BMW G650 X Series - First Ride

Lifestyles of the Young and Single

By Tim Carrithers, Photography by Kevin Wing

Good news: As with its siblings, the Xchallenge feels about the same with the tank full or nearly empty. Bad news: Lower final-drive gearing makes it buzzier on the road, drops top speed to about 96 mph and lights the low-fuel light after 90 miles of fast off-road work. Adventure tourists will not be pleased. And the tricky air-adjustable shock takes some getting used to, sinking on smooth ground and hoisting the tail end over rough stuff, even if the Xchallenge inhales rough stuff at speeds that would snap an F650 in half. For those who've given up on being an AMA National Hare Scrambles contender, it's a superb dual-sport, albeit an expensive one at $8975.

The Xmoto derivation is pricier still at $9575, but it's our pick of this litter. The G-spec single is smooth enough for short freeway sorties, though the seat towers nearly 3 feet over the pavement and feels like upholstered Bakelite. Narrow? Compared to anyone's inline-four, it's like straddling a pool cue. The appeal has less to do with actual supermoto slithering than dissecting roads with more corners than straights. Acceleration is underwhelming by 600cc supersport standards, but the alleged 53 horses go a long way working against its 351-lb. (wet) weight. Armed with effectively unlimited cornering clearance, serious brakes and sticky Pirelli Diablo radials, the Xmoto rewards tidy lines with astonishing back-road velocity. As with its two brothers, this one is a bit too focused to be the only motorcycle in most garages we know. And it's expensive. But if you're tired of the rising tide of clich engineering and horsepower saturation, the single life has its advantages.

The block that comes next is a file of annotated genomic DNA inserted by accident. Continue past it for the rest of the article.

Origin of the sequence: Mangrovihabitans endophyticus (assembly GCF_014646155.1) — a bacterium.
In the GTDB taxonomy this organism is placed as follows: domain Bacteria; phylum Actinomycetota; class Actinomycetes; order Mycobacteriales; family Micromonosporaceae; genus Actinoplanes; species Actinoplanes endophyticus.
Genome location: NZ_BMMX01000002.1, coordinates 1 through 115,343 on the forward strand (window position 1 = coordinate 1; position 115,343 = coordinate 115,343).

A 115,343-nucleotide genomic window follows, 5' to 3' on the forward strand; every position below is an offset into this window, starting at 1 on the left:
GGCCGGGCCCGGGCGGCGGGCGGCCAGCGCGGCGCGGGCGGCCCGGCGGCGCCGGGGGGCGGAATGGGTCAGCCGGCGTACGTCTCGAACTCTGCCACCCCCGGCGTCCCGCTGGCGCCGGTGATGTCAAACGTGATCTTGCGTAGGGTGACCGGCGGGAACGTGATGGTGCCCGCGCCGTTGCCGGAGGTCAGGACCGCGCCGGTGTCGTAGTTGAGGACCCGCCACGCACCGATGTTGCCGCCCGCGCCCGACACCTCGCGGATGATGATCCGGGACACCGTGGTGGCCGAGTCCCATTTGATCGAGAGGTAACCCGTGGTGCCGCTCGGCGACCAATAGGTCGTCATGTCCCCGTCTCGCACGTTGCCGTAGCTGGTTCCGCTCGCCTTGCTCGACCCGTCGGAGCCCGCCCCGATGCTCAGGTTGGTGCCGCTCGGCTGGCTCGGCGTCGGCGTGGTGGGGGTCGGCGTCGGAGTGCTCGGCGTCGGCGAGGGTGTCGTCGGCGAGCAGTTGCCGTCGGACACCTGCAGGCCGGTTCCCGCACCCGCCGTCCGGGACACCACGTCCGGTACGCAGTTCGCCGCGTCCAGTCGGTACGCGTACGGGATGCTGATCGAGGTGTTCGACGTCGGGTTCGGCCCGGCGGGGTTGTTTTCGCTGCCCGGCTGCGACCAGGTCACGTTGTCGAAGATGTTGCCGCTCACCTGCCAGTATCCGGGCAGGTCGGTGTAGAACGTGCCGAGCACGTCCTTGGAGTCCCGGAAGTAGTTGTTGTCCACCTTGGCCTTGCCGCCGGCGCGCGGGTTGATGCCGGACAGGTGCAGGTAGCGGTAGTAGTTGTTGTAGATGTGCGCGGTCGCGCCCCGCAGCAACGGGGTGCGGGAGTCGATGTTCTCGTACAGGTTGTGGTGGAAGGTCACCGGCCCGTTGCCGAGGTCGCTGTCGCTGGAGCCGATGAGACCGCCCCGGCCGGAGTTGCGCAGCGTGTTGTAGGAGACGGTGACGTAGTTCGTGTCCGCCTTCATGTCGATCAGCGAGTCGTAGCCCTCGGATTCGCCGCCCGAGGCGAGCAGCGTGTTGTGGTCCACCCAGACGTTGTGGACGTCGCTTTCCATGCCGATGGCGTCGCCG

Tech SpecEvolutionLeaner, more athletic successor to the F650 singles, the G650 comes in dual-sport Xchallenge and scrambler Xcountry variants as well as the featured Xmoto.

RivalsStronger and dramatically more capable than Suzuki's DR-Z400SM, the BMW is a supermoto single for those who want the racy look in a more civilized, cooperative package than KTM's new 690 single.

TechPrice: $9575Engine type: l-c singleValve train: DOHC, 4vDisplacement: 652ccBore x stroke: 100.0 x 83.0mmCompression: 11.5:1Fuel system: EFIClutch: Wet, multi-plateTransmission: 5-speedHorsepower: 53 bhp @ 7000 rpmTorque: 44 lb.-ft. @ 5250 rpmFrame: Modular steel/aluminumFront suspension: 45mm inverted fork, adjustable for spring preload, compression and rebound dampingRear suspension: Single shock adjustable for spring preload, rebound dampingFront brake: Single four-piston caliper, 320mm discRear brake: Singe two-piston caliper, 240mm discFront tire: 120/70 ZR17 Pirelli DiabloRear tire: 160/60 ZR17 Pirelli DiabloRake/trail: 28.5o/3.9 in.Seat height: 35.4 in.Wheelbase: 59.0 in.Fuel capacity: 2.5 gal.Dry weight: 324 lbs.Colors: Gray/redAvailable: NowWarranty: 36 months, unlimited mi.Contact: BMW Motorrad USA300 Chestnut Ridge Rd.Woodcliff Lake, NJ

VerdictBMW is betting there's a market for supermoto attitude in a socially acceptable package, but that'll be a tough sell for nearly $10,000.

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